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Gottesdiener / Facilitated Workshops in Software Development Projects Paper for Software Management 2001

Facilitated Workshops in Software Development Projects

Members of an IT team spent a lot of time and effort working on the requirements

for a major project. At the end of three weeks, they had produced a number of use case

diagrams along with some text documentation, and the team members thought they were

finished. But when the business customer saw the materials, she was puzzled. She said to

the business analyst, "Why am I being asked to sign off on these requirements? They

don’t seem finished to me." The business analyst suggested having a workshop, assisted

by a neutral facilitator, that would include both the IT and business teams. This kind of

workshop would get everyone in a room at the same time to focus on the requirements.

The goal would be to verify the requirements, reach closure on them, and gain approval

to start design. The client agreed that this workshop was a good idea.

To prepare for the two-day event, the facilitator reviewed the existing work

products and interviewed participants to gain their perspectives on the project and work

products. She recommended that numerous work products be crafted to supplement the

requirements already drafted.

As a result of these preparations and the group's focused efforts, the IT and

business team members accomplished in two days what probably would have taken

another two to three weeks. They elicited many additional specific user requirements and

reached closure on each user requirement. In the process, the customers discovered how

to specify and represent their requirements so that they would be understandable to IT.

For their part, the IT participants learned a lot about the users' needs. Together, they

enjoyed a sense of accomplishment and motivation.

A facilitated workshop is a planned collaborative event in which a group of stakeholders and content experts works together to create, correct, and document a predefined deliverable, or work product. The group agrees ahead of time on the deliverables, and the participants often produce some of them before the workshop. They also collaborate on ground rules for their interaction, including decision rules for reaching closure.

Successful workshops are composed of a healthy mix of business experts, or product development people representing those experts, and IT people. A neutral

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Gottesdiener / Facilitated Workshops in Software Development Projects Paper for Software Management 2001

facilitator leads them and a scribe documents the group’s work as it proceeds. The workshop process exploits the power of diverse groups of people joined together for a common goal. Participants act as a sophisticated team, working in a manner to achieve what psychologists call "consensual validation.” A successful and productive workshop is fun and energizing.

Workshops for software projects have their roots in Joint Application Design (JAD), a workshop technique developed and trademarked by IBM in the late 1970s. Since then, the process has evolved and been tailored to a variety of project types and technologies. According to industry metrics guru Capers Jones, well-run JAD-like (facilitated) workshops “still rank as one of the best methods for dealing with user requirements”. The data supporting increasing quality and reducing costs using workshops are impressive. For example, facilitated workshops:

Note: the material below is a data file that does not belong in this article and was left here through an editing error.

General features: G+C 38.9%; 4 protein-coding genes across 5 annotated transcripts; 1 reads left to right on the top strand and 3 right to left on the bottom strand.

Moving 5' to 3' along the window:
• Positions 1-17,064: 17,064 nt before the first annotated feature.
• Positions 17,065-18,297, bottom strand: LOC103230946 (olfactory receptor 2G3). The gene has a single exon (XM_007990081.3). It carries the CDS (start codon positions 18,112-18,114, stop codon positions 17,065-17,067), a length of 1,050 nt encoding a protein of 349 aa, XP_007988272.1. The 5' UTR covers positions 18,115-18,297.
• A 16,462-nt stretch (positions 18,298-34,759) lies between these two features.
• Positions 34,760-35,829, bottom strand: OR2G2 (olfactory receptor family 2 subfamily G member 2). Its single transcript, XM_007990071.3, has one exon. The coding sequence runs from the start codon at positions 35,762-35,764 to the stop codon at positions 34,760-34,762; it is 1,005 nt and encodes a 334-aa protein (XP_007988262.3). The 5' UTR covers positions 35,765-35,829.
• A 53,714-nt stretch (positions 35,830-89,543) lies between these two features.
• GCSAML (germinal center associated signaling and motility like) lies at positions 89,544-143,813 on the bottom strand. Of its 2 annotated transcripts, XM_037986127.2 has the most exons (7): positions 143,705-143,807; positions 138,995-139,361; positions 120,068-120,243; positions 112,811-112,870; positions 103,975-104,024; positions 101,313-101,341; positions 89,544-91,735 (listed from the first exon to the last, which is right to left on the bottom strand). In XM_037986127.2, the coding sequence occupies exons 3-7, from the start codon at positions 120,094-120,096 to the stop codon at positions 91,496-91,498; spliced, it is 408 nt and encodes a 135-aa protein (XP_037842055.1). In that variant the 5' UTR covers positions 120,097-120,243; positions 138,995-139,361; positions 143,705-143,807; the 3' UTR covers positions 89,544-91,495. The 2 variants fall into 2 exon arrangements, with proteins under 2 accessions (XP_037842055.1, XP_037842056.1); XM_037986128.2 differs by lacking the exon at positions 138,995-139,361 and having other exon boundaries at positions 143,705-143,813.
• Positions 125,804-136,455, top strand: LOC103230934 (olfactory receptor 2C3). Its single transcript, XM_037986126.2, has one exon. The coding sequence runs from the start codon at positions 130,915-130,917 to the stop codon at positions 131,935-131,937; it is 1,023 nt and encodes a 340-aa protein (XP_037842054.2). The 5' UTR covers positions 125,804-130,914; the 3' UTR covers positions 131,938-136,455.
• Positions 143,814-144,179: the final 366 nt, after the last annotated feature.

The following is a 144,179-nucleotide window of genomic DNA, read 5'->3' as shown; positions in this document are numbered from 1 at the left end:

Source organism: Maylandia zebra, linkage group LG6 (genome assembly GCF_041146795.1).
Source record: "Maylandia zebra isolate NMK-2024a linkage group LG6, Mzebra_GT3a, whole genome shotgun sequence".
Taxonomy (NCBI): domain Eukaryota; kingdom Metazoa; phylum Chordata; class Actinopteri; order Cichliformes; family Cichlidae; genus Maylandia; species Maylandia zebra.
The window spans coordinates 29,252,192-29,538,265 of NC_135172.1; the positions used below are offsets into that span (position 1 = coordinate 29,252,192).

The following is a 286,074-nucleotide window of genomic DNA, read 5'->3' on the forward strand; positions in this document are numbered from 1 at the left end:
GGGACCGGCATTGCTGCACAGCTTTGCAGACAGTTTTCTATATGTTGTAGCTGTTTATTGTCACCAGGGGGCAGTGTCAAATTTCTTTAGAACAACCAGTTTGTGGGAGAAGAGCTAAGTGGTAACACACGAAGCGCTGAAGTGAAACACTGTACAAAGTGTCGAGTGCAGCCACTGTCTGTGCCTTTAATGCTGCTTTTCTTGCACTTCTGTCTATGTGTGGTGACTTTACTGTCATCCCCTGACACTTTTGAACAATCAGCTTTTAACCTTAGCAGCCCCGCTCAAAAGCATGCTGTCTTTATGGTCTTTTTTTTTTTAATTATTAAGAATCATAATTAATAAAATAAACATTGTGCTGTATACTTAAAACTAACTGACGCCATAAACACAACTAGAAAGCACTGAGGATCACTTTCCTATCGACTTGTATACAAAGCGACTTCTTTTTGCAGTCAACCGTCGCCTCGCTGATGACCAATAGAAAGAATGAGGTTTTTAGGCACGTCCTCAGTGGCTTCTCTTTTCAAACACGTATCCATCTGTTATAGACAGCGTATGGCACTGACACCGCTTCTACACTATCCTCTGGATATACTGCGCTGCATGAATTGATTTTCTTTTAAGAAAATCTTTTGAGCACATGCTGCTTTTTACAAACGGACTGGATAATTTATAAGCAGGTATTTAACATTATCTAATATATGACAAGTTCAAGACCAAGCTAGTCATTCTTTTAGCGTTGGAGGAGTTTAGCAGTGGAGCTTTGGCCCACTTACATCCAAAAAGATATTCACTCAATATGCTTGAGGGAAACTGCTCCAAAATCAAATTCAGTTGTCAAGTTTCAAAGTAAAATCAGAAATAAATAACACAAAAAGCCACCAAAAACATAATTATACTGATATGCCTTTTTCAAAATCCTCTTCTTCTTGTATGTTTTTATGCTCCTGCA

Reduce the risk of scope creep from 80% to 10%

Accelerate the delivery of early lifecycle phases by 30% to 40%

Increase function points by 40% to 85%

Provide a 5% to 15% overall savings in time and effort of the whole project

Workshops Versus Meetings

Workshops are not meetings in the generally accepted meaning of that term. On the surface, workshops are like meetings in that both types of gatherings involve people meeting together at the same time and both follow a logical flow, but there are significant differences, as listed in Table 1. Among them is the presence of two people who fulfill two specific process roles: facilitator and scribe.

The facilitator is responsible for managing the group’s activities, dynamics, and work products. The scribe documents the group’s work as it proceeds. Neither facilitator nor scribe operates as a content expert nor collaborates in product creation. As a result, they are free to focus on the process: the facilitator to lead the process, and the scribe to capture the content. Another important difference between a workshop and a meeting is

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Gottesdiener / Facilitated Workshops in Software Development Projects Paper for Software Management 2001

that a workshop is authorized by a sponsor, who ensures that the right participants are present, verifies the workshop’s purpose, and ensures that the workshop outcomes are implemented.

Table 1 Differences between Meetings and Collaborative Workshops

Meeting

Workshop

Information exchange.

Information discovery and creation.

Led by manager or leader.

Led by neutral facilitator or by a leader who remains neutral during the session.

Documents or information is shared, and rarely are work products or deliverables created.

Work products (or deliverables), such as models, are created and verified by the participants.

Rarely requires input work products.

Almost always requires input work products to be created beforehand, such as draft or candidate models, deliverable templates, lists, and so on.

Little documentation.

Much documentation.

Minimal preparation.

Intensive preparation.

Tends to be ongoing.

Tends to be periodic, woven into a project life cycle.

One to three hours per meeting.

Three hours to four or more days per workshop.

Little or no use of visual media.

Heavy use of visual media (posters, sticky notes, cards, diagrams, etc.).

Sponsorship rests primarily with meeting leader.

Sponsorship rests with the workshop sponsor, who may or may not be a participant.

Little or no pre-work required of attendees.

Some pre-work usually required, including creating candidate input products.

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Gottesdiener / Facilitated Workshops in Software Development Projects Paper for Software Management 2001

Attendees are homogeneous.

Participants are heterogeneous: a mix of users and IT specialists.

Decision making rests with the meeting leader and may not even be a topic of discussion in the meeting.

Decisions are explicitly delineated before the meeting; each decision has a decision rule and accompanying process.

Power is centralized in the meeting leader.